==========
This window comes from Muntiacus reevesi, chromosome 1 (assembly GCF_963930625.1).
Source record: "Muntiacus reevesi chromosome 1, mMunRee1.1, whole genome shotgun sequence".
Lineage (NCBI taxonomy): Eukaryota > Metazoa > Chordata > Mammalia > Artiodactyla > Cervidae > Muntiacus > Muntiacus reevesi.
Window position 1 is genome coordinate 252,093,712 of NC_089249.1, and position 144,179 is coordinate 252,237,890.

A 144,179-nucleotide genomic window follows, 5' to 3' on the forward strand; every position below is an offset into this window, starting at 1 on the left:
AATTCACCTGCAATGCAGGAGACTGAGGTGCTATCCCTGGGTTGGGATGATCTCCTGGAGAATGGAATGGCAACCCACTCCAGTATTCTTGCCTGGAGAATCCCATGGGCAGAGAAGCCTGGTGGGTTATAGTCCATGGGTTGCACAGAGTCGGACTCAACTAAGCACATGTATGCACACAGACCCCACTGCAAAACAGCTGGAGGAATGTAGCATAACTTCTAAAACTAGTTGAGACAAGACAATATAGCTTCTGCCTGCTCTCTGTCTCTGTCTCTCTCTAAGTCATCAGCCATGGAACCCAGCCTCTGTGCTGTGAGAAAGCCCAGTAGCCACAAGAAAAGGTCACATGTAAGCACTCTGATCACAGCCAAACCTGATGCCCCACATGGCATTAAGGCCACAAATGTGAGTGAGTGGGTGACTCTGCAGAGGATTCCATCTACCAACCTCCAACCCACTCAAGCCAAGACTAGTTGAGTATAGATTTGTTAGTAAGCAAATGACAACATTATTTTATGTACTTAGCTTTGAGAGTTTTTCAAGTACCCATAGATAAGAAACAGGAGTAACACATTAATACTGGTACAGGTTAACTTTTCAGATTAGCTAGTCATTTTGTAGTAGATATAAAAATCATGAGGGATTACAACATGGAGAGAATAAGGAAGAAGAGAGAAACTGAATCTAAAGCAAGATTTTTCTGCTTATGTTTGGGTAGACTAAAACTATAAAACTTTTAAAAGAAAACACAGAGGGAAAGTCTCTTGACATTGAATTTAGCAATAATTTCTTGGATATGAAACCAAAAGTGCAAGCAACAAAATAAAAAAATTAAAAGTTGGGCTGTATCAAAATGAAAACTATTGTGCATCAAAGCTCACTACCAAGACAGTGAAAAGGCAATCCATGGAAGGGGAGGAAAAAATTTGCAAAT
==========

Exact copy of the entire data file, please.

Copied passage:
This window comes from Muntiacus reevesi, chromosome 1 (assembly GCF_963930625.1).
Source record: "Muntiacus reevesi chromosome 1, mMunRee1.1, whole genome shotgun sequence".
Lineage (NCBI taxonomy): Eukaryota > Metazoa > Chordata > Mammalia > Artiodactyla > Cervidae > Muntiacus > Muntiacus reevesi.
Window position 1 is genome coordinate 252,093,712 of NC_089249.1, and position 144,179 is coordinate 252,237,890.

A 144,179-nucleotide genomic window follows, 5' to 3' on the forward strand; every position below is an offset into this window, starting at 1 on the left:
AATTCACCTGCAATGCAGGAGACTGAGGTGCTATCCCTGGGTTGGGATGATCTCCTGGAGAATGGAATGGCAACCCACTCCAGTATTCTTGCCTGGAGAATCCCATGGGCAGAGAAGCCTGGTGGGTTATAGTCCATGGGTTGCACAGAGTCGGACTCAACTAAGCACATGTATGCACACAGACCCCACTGCAAAACAGCTGGAGGAATGTAGCATAACTTCTAAAACTAGTTGAGACAAGACAATATAGCTTCTGCCTGCTCTCTGTCTCTGTCTCTCTCTAAGTCATCAGCCATGGAACCCAGCCTCTGTGCTGTGAGAAAGCCCAGTAGCCACAAGAAAAGGTCACATGTAAGCACTCTGATCACAGCCAAACCTGATGCCCCACATGGCATTAAGGCCACAAATGTGAGTGAGTGGGTGACTCTGCAGAGGATTCCATCTACCAACCTCCAACCCACTCAAGCCAAGACTAGTTGAGTATAGATTTGTTAGTAAGCAAATGACAACATTATTTTATGTACTTAGCTTTGAGAGTTTTTCAAGTACCCATAGATAAGAAACAGGAGTAACACATTAATACTGGTACAGGTTAACTTTTCAGATTAGCTAGTCATTTTGTAGTAGATATAAAAATCATGAGGGATTACAACATGGAGAGAATAAGGAAGAAGAGAGAAACTGAATCTAAAGCAAGATTTTTCTGCTTATGTTTGGGTAGACTAAAACTATAAAACTTTTAAAAGAAAACACAGAGGGAAAGTCTCTTGACATTGAATTTAGCAATAATTTCTTGGATATGAAACCAAAAGTGCAAGCAACAAAATAAAAAAATTAAAAGTTGGGCTGTATCAAAATGAAAACTATTGTGCATCAAAGCTCACTACCAAGACAGTGAAAAGGCAATCCATGGAAGGGGAGGAAAAAATTTGCAAAT